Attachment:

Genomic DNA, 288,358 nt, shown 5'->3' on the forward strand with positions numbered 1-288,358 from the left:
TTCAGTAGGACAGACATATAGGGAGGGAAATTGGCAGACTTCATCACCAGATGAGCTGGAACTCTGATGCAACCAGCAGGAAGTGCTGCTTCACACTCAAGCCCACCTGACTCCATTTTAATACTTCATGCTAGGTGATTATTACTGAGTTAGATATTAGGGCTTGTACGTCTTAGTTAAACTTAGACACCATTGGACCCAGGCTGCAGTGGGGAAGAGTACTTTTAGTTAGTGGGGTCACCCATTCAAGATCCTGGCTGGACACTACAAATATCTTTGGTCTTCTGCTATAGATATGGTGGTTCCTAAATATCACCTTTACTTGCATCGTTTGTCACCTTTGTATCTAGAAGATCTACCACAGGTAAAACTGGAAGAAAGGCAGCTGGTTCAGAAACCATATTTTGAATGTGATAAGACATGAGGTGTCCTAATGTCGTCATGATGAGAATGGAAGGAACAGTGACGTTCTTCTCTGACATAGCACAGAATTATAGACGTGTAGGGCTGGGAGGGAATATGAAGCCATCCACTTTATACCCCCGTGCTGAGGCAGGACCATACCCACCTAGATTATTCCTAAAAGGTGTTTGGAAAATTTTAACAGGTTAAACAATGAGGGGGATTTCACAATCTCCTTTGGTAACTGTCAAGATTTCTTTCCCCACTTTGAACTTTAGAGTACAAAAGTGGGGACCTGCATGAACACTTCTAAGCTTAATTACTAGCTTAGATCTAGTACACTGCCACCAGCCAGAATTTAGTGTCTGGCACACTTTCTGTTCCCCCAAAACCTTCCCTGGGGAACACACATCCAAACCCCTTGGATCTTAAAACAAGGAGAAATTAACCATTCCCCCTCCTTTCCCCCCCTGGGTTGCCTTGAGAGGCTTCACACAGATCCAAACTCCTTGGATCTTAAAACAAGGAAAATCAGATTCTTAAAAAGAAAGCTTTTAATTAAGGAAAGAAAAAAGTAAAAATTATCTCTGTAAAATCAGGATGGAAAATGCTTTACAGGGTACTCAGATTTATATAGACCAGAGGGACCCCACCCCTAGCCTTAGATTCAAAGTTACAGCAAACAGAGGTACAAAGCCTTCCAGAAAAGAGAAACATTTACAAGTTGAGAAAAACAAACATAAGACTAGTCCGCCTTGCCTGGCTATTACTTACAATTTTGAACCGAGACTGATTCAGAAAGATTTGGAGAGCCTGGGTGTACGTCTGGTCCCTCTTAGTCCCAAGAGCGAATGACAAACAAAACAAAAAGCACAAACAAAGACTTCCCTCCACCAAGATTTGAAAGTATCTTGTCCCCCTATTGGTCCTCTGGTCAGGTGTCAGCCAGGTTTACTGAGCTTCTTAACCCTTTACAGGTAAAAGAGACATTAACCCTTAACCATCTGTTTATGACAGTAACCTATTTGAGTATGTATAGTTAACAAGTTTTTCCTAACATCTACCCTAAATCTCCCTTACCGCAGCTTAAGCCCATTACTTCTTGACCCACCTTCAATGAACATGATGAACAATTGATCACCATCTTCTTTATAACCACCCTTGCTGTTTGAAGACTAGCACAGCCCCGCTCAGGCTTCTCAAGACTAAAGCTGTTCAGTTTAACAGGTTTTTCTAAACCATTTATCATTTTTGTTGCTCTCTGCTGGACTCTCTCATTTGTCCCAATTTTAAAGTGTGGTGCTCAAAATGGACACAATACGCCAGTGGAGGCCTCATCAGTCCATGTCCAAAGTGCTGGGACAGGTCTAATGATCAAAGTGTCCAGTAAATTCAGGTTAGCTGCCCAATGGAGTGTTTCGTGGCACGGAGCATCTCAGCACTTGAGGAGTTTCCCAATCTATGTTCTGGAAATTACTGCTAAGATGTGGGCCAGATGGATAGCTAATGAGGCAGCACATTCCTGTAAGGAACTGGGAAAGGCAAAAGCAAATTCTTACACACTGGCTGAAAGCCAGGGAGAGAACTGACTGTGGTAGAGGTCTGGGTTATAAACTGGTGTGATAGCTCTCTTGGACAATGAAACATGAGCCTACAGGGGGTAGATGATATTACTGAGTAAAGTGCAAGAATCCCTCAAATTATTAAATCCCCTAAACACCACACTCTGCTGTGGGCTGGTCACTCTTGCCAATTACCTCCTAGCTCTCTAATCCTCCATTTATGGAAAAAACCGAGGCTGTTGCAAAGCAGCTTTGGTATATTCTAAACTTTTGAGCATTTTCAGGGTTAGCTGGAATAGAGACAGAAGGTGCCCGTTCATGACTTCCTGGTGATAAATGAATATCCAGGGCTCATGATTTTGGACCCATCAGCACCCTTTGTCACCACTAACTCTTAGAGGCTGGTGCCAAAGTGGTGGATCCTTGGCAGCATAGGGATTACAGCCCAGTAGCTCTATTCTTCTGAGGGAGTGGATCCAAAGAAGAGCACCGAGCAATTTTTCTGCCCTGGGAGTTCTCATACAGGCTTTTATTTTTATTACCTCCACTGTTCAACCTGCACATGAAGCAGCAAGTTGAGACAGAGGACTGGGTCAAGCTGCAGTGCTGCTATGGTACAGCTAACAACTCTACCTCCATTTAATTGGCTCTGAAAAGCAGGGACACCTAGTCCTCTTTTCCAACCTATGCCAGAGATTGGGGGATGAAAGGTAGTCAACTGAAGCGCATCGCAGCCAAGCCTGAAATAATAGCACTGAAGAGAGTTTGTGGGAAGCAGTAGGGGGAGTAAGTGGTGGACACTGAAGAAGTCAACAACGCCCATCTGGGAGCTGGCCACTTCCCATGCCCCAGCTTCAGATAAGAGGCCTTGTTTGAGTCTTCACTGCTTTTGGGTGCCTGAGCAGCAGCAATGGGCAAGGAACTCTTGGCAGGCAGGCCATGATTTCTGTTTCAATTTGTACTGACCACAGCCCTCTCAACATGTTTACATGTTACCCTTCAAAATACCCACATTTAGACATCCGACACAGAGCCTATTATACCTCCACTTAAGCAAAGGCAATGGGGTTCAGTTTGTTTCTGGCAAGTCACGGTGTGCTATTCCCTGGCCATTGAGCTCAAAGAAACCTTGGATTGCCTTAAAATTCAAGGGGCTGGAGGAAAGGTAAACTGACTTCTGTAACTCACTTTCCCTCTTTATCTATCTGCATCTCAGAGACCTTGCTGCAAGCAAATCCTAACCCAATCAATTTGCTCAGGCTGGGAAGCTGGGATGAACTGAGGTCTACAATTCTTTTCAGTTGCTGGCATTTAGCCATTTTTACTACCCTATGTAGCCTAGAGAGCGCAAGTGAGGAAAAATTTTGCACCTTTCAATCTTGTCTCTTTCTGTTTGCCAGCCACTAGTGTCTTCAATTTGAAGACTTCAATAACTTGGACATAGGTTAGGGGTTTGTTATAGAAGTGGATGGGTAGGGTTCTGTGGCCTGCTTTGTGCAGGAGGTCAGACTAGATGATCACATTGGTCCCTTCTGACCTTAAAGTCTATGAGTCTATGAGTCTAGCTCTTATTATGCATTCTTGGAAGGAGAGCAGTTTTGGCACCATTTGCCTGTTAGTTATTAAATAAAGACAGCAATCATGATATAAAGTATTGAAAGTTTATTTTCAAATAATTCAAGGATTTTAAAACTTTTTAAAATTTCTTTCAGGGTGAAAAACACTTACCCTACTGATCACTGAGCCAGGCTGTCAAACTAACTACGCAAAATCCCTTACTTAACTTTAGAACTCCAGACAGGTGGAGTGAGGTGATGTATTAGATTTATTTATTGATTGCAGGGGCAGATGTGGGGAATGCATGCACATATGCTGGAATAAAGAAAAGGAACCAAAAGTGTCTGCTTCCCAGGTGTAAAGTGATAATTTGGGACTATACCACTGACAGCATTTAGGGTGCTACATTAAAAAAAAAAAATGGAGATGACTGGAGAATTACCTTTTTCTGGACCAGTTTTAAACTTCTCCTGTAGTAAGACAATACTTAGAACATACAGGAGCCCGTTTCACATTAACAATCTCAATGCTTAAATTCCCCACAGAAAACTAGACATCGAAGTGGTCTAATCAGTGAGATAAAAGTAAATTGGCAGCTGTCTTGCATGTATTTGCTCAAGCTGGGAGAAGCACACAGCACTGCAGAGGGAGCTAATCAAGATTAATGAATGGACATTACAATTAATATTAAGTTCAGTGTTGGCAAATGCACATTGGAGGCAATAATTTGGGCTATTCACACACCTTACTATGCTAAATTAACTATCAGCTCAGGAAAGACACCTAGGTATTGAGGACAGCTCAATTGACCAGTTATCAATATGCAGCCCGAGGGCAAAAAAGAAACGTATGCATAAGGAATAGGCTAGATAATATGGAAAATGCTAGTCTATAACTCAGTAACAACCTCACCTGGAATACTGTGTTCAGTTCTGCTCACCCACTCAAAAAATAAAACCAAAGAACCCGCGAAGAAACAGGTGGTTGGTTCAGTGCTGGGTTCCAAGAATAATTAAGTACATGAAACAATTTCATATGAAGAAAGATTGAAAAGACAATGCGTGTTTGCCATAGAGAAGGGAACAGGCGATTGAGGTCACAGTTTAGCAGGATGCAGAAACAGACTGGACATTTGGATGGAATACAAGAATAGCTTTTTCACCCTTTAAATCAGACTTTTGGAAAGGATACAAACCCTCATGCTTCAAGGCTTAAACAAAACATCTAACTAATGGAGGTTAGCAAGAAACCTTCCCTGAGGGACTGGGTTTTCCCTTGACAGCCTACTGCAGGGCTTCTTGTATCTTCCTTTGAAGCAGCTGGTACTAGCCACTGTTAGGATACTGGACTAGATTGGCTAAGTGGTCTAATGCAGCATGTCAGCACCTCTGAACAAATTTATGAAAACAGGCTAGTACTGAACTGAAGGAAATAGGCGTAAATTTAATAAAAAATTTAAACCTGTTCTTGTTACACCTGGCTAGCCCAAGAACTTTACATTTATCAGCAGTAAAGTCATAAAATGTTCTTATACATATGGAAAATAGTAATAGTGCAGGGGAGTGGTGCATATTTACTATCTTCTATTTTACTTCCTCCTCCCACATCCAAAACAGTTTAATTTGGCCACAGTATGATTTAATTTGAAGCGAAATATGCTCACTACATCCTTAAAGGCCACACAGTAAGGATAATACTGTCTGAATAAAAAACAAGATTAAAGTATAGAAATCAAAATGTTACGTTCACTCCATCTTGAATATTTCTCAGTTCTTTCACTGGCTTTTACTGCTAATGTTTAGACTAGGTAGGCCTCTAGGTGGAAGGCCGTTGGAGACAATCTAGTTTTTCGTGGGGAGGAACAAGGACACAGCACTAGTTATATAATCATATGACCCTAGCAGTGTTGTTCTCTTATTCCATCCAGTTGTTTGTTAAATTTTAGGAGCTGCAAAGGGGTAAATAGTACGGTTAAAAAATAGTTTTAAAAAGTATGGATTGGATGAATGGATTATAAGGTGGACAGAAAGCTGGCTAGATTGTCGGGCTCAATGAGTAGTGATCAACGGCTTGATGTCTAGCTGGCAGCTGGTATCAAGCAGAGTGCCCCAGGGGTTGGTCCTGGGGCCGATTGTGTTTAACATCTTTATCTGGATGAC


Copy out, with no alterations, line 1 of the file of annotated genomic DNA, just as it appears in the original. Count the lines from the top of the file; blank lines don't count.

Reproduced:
Genomic DNA, 288,358 nt, shown 5'->3' on the forward strand with positions numbered 1-288,358 from the left: